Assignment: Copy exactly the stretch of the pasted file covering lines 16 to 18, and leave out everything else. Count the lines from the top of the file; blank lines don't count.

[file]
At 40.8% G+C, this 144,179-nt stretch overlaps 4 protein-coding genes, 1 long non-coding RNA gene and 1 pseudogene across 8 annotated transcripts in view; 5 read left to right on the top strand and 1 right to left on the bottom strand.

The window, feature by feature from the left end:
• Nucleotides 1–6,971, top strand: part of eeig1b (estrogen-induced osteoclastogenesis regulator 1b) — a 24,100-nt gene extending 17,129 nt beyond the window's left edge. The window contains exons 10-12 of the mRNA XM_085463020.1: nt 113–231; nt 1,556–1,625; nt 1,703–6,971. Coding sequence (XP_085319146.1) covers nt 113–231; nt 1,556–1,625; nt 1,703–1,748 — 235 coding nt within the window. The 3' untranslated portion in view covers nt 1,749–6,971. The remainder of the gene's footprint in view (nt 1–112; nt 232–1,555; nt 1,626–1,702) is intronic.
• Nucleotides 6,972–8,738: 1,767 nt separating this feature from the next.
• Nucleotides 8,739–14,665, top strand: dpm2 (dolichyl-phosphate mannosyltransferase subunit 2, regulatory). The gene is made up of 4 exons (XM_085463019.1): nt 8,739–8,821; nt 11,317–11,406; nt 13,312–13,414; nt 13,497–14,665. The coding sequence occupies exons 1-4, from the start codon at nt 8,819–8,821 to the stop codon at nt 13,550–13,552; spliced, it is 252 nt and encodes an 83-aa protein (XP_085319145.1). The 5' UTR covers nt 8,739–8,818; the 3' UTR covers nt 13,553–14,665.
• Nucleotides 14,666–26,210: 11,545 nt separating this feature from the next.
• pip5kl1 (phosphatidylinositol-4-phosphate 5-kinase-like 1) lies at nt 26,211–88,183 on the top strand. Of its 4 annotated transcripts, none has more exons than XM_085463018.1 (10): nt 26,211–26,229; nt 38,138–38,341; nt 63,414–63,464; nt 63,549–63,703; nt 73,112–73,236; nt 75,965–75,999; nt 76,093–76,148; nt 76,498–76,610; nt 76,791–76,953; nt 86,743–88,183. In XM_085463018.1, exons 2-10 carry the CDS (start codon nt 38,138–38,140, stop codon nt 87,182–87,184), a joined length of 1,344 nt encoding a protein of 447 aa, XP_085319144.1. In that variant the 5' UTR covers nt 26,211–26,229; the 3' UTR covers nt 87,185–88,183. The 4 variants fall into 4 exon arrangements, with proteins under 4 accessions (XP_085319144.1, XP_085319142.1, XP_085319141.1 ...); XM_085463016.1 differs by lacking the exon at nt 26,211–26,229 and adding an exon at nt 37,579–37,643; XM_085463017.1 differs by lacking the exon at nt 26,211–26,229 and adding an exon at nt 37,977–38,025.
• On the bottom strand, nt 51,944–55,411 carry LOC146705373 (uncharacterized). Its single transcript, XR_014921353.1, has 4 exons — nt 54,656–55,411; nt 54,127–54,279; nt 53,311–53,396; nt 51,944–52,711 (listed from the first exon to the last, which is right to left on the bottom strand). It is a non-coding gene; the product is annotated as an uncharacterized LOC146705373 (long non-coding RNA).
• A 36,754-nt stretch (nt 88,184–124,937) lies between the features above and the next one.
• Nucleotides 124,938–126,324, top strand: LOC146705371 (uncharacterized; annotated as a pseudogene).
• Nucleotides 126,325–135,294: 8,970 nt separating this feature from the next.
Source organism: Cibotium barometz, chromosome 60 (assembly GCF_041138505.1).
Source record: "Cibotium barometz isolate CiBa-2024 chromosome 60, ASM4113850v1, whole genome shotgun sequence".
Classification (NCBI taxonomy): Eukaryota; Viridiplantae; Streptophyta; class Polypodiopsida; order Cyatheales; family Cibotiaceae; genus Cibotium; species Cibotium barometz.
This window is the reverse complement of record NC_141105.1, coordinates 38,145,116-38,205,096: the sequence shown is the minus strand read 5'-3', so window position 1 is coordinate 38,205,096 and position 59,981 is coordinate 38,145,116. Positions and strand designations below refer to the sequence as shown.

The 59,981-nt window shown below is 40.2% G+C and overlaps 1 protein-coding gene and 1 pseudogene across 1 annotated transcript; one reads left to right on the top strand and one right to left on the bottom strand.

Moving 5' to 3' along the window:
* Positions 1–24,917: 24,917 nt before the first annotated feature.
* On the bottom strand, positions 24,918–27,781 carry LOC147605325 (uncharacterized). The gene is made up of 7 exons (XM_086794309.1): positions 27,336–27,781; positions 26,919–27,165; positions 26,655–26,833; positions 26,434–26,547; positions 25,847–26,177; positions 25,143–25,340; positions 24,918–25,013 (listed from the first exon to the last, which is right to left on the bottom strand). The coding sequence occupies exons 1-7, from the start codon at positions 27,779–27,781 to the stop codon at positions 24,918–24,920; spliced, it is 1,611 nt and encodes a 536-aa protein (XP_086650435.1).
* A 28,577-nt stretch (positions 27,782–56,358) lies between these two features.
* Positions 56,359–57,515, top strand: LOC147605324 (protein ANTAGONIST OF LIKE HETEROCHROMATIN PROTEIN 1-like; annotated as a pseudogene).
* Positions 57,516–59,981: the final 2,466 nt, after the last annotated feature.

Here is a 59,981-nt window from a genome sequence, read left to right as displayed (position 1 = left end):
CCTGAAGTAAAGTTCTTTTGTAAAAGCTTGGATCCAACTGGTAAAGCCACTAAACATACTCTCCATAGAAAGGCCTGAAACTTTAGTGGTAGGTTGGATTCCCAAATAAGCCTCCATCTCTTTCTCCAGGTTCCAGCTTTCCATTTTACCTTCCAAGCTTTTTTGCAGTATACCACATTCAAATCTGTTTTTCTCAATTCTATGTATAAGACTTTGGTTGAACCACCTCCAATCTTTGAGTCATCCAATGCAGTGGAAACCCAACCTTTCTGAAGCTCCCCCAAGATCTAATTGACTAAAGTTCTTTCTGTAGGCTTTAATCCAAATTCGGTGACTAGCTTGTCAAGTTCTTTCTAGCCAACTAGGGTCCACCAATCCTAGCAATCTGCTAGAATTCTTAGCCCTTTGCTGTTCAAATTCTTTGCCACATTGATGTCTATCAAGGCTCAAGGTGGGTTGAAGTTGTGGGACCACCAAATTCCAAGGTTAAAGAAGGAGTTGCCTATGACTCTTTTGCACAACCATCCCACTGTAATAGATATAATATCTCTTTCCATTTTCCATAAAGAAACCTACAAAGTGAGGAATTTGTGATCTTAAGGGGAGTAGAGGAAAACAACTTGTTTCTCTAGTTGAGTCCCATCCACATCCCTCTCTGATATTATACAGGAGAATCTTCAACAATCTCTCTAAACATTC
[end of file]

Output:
The 59,981-nt window shown below is 40.2% G+C and overlaps 1 protein-coding gene and 1 pseudogene across 1 annotated transcript; one reads left to right on the top strand and one right to left on the bottom strand.

Moving 5' to 3' along the window:
* Positions 1–24,917: 24,917 nt before the first annotated feature.